Animal Behavior Sustainable Ethical Vegan Little Black Dress

This post is kindly sponsored by animal behavior, a sustainable and vegan company out of California. 

For the past few years, I’ve been focusing my fashion efforts not just around building a sustainably made wardrobe, but a minimalist, seasonless, capsule wardrobe as well.

I’ve come to see the minimalist wardrobe as an essential component of conscious fashion, even the cornerstone of a sustainable wardrobe, upon which you build your style by shopping ethical and sustainable brands. It melds a healthy skepticism toward fashion’s vagaries and trends, with an appreciation for well-crafted, long-lasting, timeless items. It requires that you put thought into each item you wear, asking yourself:

  • Do I feel good in it?
  • Could I wear it in several different situations?
  • Can I mix and match it with other pieces in my wardrobe?
  • Will it still be fashionable a year, two years, five years from now?
  • Is it well made?

I’ve grown out of embellishments, frills, sparkles, kitsch, neon, elaborate patterns, and chasing after the Pantone color of the year. I’ve suffered too many times from being seduced by a seasonal must-have or hot brand, only to regretfully purge that once-edgy item from my closet when I realize it makes me feel kind of dumb, and doesn’t match really anything else in my closet. This buying and purging certainly isn’t sustainable, even if the item was originally ethically or sustainably made. All fashion items that are sustainably made really are just more sustainable/less harmful than typical fashion, but they are very rarely a net addition to the health of the planet. So yes, buy sustainably made clothing, but still strive to buy fewer items of better quality.

Sustainable LBD by animal behavior

Now, I find myself drawn to chic basics: white cotton blouses, slim jackets and pants, flattering jumpsuits and dresses, selvage denim, and cream sweaters that can be mixed and matched to build something fresh but timeless for every occasion. And there are certain brands that really do excel in helping you achieve your perfect capsule wardrobe, like animal behavior

Last year I got a pair of black shorts from animal behavior. They are perfectly flattering, hitting the sweet spot between booty shorts and mom shorts. They are mid-rise on my waist, slimming, and lightweight without feeling cheap. They quickly became my favorite shorts for pretty much every occasion. Any time during the summer that I felt like my outfit would be completed with something black on the bottom, I turned to them.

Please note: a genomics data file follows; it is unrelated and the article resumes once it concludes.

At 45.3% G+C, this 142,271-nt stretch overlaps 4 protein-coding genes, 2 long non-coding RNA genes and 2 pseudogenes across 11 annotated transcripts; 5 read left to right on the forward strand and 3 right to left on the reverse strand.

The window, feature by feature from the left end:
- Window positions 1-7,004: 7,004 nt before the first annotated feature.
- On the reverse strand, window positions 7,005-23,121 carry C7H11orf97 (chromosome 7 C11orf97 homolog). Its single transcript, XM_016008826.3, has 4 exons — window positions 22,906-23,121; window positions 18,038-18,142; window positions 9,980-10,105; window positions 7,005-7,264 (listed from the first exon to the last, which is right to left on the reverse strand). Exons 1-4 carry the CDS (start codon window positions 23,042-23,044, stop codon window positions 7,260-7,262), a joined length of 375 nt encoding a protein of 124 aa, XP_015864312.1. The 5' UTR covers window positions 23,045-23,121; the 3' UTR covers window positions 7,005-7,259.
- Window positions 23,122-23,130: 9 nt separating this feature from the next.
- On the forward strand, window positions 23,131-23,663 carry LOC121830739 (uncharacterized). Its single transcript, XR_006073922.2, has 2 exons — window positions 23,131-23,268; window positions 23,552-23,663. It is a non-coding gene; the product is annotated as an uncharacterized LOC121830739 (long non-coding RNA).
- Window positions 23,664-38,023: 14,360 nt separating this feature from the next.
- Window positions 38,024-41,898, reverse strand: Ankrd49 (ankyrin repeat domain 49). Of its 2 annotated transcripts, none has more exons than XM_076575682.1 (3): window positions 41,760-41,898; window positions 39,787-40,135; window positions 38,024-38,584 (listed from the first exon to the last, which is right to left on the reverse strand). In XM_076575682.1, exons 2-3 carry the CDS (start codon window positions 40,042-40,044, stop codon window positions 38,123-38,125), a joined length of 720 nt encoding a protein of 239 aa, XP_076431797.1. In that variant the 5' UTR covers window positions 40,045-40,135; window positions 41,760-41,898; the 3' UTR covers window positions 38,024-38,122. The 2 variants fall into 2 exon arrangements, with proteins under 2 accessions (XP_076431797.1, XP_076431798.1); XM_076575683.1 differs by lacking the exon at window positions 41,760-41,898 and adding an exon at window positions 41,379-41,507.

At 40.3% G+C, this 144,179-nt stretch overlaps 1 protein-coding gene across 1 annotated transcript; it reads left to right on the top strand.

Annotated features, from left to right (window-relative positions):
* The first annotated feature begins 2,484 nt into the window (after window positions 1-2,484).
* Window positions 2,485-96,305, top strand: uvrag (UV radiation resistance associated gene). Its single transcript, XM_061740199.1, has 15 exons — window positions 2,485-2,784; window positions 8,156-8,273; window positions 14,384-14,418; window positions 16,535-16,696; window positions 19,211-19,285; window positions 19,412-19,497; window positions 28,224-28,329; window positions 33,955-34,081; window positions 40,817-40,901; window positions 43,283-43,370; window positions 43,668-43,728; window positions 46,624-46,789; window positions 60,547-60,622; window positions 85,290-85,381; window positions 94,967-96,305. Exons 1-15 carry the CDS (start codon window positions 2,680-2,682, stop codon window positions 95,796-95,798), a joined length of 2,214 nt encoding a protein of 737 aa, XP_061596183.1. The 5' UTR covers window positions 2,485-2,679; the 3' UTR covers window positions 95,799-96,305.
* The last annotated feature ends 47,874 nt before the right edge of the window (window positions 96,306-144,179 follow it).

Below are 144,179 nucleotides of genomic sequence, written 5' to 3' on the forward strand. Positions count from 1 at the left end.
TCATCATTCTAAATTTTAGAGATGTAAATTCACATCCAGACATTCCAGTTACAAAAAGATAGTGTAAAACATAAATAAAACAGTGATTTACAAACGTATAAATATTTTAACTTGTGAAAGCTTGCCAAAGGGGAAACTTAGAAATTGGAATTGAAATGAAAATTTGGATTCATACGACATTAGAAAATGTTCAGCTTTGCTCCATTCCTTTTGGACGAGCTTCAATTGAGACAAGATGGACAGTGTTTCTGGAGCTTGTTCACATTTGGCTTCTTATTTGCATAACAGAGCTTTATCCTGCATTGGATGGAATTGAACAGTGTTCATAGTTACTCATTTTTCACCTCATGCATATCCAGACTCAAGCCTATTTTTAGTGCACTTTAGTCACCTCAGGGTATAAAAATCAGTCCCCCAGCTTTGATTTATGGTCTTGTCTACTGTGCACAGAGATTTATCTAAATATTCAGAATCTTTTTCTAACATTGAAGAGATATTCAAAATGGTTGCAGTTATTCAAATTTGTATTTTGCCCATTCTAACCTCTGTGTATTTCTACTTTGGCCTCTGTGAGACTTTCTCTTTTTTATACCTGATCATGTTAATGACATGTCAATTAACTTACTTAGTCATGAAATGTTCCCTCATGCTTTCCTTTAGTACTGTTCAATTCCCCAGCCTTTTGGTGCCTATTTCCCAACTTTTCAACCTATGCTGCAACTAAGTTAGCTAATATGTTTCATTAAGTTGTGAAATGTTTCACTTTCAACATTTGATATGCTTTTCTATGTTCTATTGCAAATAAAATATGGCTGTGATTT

animal behavior is full of beautiful basics like that, such as the LBD I’m modeling here. The brand doesn’t suffer from fashion student syndrome, where the designer tries to be so avant garde so as to yield interesting but unwearable clothing. Instead, the clothes all understand a woman’s body, lightly skimming curves for a subtle sexiness that both your significant other (or crush) and mom will like. I went to meet up with my friends for a birthday dinner after taking these pictures, and the compliments came from all sides.

animal behavior dress, thrifted necklace.

animal behavior dress, thrifted necklace.

What’s more, animal behavior goes above and beyond when it comes to sustainability. Every component of animal behavior’s garments, from the buttons to the labels, are made within a 10 mile radius of downtown Los Angeles. To minimize waste, they utilizes a well-thought-out design, development and production cycle, avoiding excessive sampling and overproducing. The garments are produced using surplus materials. For every shipment they send out, they donate to carbon offset programs, and with every purchase made, they donate 5% to in hopes of reversing the Amur Leopard’s endangerment and extinction.

Rarely do you find a company that hits every single point on the conscious consumer’s checklist: sustainable, ethical, locally produced, vegan, carbon neutral, low waste, charitable, minimalist, timeless, and – most importantly – beautiful.

Sustainable LBD by animal behavior